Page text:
‘Delivering Justice, Renewing Trust’: An Analysis of the 2008 Reforms to the Judicial Appointments and Accountability Systems in Malaysia

2017-01-12T00:59:45Z (GMT) by Richard Say Keow Foo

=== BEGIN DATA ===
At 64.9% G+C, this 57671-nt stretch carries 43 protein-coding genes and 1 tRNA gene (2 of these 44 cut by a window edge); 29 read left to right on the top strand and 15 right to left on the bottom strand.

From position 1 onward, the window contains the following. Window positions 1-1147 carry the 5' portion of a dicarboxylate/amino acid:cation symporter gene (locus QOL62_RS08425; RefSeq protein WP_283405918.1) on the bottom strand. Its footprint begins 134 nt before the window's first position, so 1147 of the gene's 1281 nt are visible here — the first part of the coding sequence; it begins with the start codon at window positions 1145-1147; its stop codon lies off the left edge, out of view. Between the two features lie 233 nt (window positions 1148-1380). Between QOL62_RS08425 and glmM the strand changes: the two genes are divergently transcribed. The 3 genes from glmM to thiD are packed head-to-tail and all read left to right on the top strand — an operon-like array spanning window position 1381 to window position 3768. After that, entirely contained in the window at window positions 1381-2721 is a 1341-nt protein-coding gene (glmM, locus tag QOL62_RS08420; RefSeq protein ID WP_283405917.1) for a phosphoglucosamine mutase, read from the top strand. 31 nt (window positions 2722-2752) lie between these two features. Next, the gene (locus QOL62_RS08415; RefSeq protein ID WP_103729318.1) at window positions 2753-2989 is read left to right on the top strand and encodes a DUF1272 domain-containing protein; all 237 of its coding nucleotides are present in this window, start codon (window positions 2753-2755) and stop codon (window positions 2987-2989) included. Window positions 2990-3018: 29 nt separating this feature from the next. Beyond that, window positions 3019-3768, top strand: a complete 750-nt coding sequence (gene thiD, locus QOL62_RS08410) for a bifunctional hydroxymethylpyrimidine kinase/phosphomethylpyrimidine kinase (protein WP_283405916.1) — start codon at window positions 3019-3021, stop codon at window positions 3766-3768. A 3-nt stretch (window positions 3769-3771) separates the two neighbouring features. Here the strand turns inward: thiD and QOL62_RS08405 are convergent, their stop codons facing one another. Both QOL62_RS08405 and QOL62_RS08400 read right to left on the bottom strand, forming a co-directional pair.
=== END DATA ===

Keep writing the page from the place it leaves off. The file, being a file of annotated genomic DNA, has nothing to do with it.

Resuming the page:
Public confidence in the systems for appointing judges and ensuring judicial accountability is vital to maintaining confidence in an independent judiciary. This thesis examines the reforms which were made to the judicial appointments and accountability systems in Malaysia as part of the ‘Delivering Justice, Renewing Trust’ reforms in 2008. The reforms were implemented for the purpose of restoring public trust and confidence in the Malaysian judiciary’s independence and integrity, following a period of two decades during which that trust and confidence had been severely eroded due to the actions of both the government and elements within the judiciary. The thesis aims to identify the systemic weaknesses in the pre-reform appointments and accountability systems which enabled that outcome to occur. It then analyzes the reformed systems to evaluate their effectiveness in remedying those systemic weaknesses, in re-establishing an independent judiciary which has the necessary capacity to exercise decisional independence when performing the judicial function, and also in ensuring that any failure in judicial independence and integrity can be dealt with properly. The thesis considers whether the reforms can ultimately satisfy public confidence that they have sufficiently strengthened the conditions for judicial independence and integrity for the future. No previous scholarship has undertaken such an analysis and this thesis aims to make a modest first contribution to evaluating the reforms.